Borderline Struggle In 'Real Women Have Curves'

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As Chicana women, we’re left to process our true Identities. Chicana women are stuck between the cultures of both Mexico and the U.S. which make the process more difficult than others. In Real Women Have Curves, we are presented with a borderline struggle where it seems that Carmen’s daughter, Ana wants more for herself and wants the chance to pursue her education and make a career in writing, however, Carmen her mother, alongside the rest of her family throw obstacles in Ana’s direction by pressuring her and using her culture against her to stay and continue sewing in Estela’s factory. Carmen blames her actions towards her daughter by mentioning that the reason for her making Ana’s life miserable is due to the love and adoration she has for her daughter. With Carmen’s actions, we are able to decipher that Carmen’s love is ‘tough love’ a philosophical term by which Chicano parents are able to manage their children, which we are able to see that in every Hispanic household, how they show love and how Carmen is doing the same with daughters. …show more content…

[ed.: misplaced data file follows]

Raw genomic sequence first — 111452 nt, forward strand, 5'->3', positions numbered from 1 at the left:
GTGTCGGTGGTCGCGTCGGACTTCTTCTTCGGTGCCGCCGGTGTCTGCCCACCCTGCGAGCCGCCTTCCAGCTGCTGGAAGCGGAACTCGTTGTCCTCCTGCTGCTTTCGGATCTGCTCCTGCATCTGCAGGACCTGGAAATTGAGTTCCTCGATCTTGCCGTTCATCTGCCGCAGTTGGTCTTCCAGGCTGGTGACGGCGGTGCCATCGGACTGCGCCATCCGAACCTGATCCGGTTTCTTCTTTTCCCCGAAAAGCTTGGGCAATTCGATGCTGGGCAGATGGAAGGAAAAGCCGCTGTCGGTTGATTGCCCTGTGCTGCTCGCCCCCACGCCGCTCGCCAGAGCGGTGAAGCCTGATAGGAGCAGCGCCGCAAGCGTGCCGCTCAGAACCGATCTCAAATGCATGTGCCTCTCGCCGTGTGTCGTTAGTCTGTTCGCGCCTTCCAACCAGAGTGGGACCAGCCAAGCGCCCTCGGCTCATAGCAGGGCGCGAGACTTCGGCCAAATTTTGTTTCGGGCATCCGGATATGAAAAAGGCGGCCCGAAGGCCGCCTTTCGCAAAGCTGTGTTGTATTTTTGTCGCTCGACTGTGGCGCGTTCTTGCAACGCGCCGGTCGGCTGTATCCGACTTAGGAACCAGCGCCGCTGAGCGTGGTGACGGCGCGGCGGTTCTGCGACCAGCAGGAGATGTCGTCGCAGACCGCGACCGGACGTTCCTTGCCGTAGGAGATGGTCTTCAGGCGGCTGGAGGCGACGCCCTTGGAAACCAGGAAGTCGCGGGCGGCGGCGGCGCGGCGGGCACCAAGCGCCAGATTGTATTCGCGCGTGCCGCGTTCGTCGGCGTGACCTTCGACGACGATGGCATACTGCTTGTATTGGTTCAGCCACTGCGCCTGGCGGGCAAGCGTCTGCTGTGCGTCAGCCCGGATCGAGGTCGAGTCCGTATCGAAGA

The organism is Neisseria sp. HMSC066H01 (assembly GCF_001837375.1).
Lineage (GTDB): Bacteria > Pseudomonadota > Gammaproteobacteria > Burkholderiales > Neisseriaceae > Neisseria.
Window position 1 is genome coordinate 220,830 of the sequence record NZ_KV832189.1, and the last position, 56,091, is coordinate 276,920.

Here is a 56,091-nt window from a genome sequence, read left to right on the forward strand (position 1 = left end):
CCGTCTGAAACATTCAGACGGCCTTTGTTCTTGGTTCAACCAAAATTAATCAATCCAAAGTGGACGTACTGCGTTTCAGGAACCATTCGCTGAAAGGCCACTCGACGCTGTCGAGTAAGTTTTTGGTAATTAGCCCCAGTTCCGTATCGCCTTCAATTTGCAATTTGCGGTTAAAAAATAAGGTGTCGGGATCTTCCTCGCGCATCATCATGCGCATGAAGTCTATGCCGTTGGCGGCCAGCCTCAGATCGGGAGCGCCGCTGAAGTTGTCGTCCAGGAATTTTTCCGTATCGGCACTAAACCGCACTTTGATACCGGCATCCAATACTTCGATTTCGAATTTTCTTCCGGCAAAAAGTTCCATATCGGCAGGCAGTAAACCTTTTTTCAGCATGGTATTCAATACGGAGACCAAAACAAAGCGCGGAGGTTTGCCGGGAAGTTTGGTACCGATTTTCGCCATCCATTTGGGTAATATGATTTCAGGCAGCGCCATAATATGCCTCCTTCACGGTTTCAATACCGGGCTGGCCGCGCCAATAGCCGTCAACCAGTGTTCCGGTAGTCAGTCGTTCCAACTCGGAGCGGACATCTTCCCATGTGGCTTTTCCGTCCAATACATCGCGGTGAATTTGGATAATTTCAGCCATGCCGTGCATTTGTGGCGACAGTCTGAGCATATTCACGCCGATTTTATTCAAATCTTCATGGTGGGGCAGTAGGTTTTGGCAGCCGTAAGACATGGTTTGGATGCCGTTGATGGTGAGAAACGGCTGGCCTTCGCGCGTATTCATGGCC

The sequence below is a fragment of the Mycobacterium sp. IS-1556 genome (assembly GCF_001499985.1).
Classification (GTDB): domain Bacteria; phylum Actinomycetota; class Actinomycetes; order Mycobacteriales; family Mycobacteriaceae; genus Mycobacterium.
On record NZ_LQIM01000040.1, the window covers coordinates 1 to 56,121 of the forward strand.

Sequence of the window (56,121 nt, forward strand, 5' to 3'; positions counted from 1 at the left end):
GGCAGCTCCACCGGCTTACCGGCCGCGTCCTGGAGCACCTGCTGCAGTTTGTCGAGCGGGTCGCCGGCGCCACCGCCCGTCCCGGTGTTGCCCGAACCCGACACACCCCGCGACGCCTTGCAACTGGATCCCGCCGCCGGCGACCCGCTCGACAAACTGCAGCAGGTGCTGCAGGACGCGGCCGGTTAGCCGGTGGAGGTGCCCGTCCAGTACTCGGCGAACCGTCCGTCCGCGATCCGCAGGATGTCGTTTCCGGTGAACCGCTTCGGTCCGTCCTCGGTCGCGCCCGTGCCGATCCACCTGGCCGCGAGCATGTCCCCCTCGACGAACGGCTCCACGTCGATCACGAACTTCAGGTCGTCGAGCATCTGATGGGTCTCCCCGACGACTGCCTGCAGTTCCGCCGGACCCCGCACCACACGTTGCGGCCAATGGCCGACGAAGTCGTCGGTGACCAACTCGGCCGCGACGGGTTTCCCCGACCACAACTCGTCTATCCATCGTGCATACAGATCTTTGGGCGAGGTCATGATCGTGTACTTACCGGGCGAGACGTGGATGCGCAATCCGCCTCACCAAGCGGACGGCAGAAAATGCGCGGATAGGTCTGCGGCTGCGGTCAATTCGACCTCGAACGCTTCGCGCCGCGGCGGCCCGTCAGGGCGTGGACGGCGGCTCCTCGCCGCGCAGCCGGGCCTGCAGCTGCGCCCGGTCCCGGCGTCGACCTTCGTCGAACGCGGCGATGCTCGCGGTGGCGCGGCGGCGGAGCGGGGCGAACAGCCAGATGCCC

In Act 1, scene 1, Carmen and Estela get into it over certain work situations due to Carmen trying to justify how her way of doing things is better which leads Estela to tell her mother, “Why do you think your way is better? All my life your way has been better. Maybe that’s why my life is so screwed up.” As Hispanics, parents guide their kid’s life in the ways that they were taught through generations, thinking that the “machismo” way is the correct way. Being “machismo” is being tough and showing no sign of affection and if it is, it has to be through lessons of life and doing it the parent’s way. Unfortunately, if we begin to whine about it and not do it their way and say that we are not shown love, it’s considered disgraceful towards our parents, and we are considered ungrateful

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